Deepening our Understanding of Lean Manufacturing and Respect for Humanity with Norman Bodek


Here is the second LeanBlog Podcast, featuring author and consultant Norman Bodek, President of PCS Press.

The first one can be found here and you can visit the main Podcast page, which includes information on how to subscribe via RSS or via Apple Podcasts.

MP3 File

LeanBlog Podcast #2 Show Notes and Timeline

  • More on airport near misses here and here
  • 2:55 Respect for people, the key difference between Toyota and American companies who aren't maximizing lean
  • 4:45 Why managers are responsible — not setting up the process properly and not giving power to the people who are in contact with the customer
  • 6:00 Toyota realized that to give people respect, you have to give them power
  • 6:30 In his first trip to Japan in 1981, Norman didn't see people waiting in the factories
  • 6:55 How “jidoka” and the separation of man and machines allowed one person to run seven machines
  • 8:21 Why it's OK to have the machine wait instead of having people wait
  • 8:31 Norman is speaking at the Lean Accounting Conference
  • 9:30 “The machine should be no bigger than five times the size of the part.”
  • 10:45 How do we get managers to take responsibility for the design of the system?
  • 11:55 How Fujio Cho changed the “line stop” by adding time buffers, so the whole factory doesn't shut down — why Taiichi Ohno wouldn't have liked that
  • 12:20 Ohno liked the whole plant to shut down because it forces you to find the root cause
  • 13:32 Why you don't criticize people as a manager, how to bring out creative ideas
  • 14:54 “Toyota was the most ruthless organization in Japan… Ohno was a terror… but from this comes the most humanistic management system.”
  • 15:34 “A Toyota manager is told to ask, not tell.”
  • 16:55 “Blame closes people up like an oyster.”
  • 18:39 Why we should want people to make their own work easier and more interesting
  • 19:25 “If we want to compete with the Toyotas of the world, we have to learn how to bring out the best of our people.”
  • 19:38 “We send work to China and Toyota comes here to make cars.”
  • 19:50 Discussion of Toyota's hiring approach and selectivity
  • 22:10 Our management system is broken…
  • 23:00 How healthcare is better about no layoff pledges along with lean and how
    that helps

If you have feedback on the podcast, or any questions for me or my guests, you can email me at or you can call and leave a voicemail by calling the “Lean Line” at (817) 993-0630 or contact me via Skype id “mgraban”. Please give your location and your first name. Any comments (email or voicemail) might be used in follow ups to the podcast.

Here is an link to Norman Bodek's Books, and in particular:

What do you think? Please scroll down (or click) to post a comment. Or please share the post with your thoughts on LinkedIn – and follow me or connect with me there.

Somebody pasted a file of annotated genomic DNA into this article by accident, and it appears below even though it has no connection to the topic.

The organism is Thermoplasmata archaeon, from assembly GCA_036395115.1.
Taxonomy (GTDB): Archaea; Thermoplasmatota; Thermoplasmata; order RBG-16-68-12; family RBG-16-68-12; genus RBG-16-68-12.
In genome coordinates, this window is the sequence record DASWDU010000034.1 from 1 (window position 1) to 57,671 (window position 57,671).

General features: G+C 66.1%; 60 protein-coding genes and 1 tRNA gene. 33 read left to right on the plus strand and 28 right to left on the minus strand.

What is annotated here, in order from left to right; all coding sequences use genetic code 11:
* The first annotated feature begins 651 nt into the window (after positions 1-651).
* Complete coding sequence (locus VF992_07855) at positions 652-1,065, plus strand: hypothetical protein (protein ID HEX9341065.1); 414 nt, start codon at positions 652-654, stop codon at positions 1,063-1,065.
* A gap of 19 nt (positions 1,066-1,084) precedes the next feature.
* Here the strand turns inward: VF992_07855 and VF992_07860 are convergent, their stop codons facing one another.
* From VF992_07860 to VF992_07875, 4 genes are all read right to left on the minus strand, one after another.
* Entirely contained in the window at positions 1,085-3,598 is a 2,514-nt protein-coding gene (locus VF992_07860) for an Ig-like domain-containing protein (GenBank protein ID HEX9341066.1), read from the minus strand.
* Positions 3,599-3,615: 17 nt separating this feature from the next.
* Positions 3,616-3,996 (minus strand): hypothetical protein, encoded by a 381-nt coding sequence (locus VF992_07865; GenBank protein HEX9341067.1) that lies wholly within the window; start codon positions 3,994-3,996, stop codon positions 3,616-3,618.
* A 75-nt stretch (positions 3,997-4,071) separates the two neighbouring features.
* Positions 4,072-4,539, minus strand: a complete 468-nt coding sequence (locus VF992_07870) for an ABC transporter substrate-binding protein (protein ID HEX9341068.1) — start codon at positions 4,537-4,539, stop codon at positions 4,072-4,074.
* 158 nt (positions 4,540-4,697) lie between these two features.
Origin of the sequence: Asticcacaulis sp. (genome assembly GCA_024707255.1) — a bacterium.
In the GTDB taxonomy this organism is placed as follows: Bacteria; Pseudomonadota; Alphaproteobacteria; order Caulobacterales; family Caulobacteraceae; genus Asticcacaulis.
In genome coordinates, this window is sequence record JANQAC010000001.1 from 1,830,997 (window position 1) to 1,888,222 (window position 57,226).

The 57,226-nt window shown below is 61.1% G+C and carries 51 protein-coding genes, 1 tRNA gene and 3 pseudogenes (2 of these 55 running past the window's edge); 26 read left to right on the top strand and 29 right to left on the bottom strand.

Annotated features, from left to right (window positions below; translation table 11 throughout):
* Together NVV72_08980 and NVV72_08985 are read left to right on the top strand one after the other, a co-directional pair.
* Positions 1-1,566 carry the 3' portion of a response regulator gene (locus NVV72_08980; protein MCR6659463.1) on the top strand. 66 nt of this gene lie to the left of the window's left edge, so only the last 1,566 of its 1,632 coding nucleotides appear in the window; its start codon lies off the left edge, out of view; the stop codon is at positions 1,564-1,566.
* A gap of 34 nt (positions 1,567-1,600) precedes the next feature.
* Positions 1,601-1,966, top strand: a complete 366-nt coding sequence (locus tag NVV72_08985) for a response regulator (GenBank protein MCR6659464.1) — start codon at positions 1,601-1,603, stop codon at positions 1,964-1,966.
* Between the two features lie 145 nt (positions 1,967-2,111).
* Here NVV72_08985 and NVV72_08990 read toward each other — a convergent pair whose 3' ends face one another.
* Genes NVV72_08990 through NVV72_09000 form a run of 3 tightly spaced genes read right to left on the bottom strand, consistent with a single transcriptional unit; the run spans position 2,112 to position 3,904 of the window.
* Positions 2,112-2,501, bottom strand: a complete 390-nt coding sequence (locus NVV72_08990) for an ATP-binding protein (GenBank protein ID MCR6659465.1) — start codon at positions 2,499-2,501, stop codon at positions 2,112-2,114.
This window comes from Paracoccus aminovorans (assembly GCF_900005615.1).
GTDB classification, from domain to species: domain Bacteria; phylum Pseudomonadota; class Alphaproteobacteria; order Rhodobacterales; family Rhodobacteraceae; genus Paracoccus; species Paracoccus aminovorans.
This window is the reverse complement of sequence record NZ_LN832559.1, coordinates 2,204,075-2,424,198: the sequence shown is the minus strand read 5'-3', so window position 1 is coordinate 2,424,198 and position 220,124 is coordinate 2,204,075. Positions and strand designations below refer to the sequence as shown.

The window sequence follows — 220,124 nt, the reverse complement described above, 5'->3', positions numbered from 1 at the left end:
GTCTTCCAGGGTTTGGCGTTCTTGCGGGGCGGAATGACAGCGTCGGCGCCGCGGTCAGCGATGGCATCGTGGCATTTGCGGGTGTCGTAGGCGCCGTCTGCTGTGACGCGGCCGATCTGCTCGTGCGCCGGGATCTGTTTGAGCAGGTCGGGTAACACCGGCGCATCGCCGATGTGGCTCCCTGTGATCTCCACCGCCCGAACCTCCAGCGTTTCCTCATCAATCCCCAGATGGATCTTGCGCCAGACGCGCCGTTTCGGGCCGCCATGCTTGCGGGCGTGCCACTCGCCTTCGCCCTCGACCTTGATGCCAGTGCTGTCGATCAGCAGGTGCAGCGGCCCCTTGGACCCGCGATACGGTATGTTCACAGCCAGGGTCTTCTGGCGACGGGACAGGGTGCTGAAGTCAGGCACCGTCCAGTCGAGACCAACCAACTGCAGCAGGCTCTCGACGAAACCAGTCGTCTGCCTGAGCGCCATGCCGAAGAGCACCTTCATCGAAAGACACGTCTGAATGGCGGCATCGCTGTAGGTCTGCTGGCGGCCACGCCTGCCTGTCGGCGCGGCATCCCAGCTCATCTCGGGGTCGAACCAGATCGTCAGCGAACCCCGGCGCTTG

Did you like this post? Make sure you don't miss a post or podcast — Subscribe to get notified about posts via email daily or weekly.

Check out my latest book, The Mistakes That Make Us: Cultivating a Culture of Learning and Innovation:

Get New Posts Sent To You

Select list(s):
Previous articleMore Shameless Cross Promotion
Next articleNew Blog: Team Leaders’ Resource Library
Mark Graban
Mark Graban is an internationally-recognized consultant, author, and professional speaker, and podcaster with experience in healthcare, manufacturing, and startups. Mark's new book is The Mistakes That Make Us: Cultivating a Culture of Learning and Innovation. He is also the author of Measures of Success: React Less, Lead Better, Improve More, the Shingo Award-winning books Lean Hospitals and Healthcare Kaizen, and the anthology Practicing Lean. Mark is also a Senior Advisor to the technology company KaiNexus.


  1. My name is Ed, and I’m currently an Assistant Manager at a Toyota Manufacturing facility in Indiana. Norman’s comments about Toyota are dead on. We here at Toyota think of problems as true opportunities. I’ve worked at GM & Ford alike, and the differences between the typical US manufacturing system and TPS are significant. It all boils down to identifying waste, Kaizen, and how you treat people. One last key note is that many companies read lean manufacturing books, implement the ideas and call themselves lean. This isn’t so, to be lean, it also takes a culture change in your organization, one which takes some, years to generate.

  2. Hi Ed – Thanks for your visit to the blog and for your comments. Please come back often and let us understand more about the Toyota Production System and let us know if we (or I) are wrong about anything Toyota related.


Please enter your comment!
Please enter your name here

This site uses Akismet to reduce spam. Learn how your comment data is processed.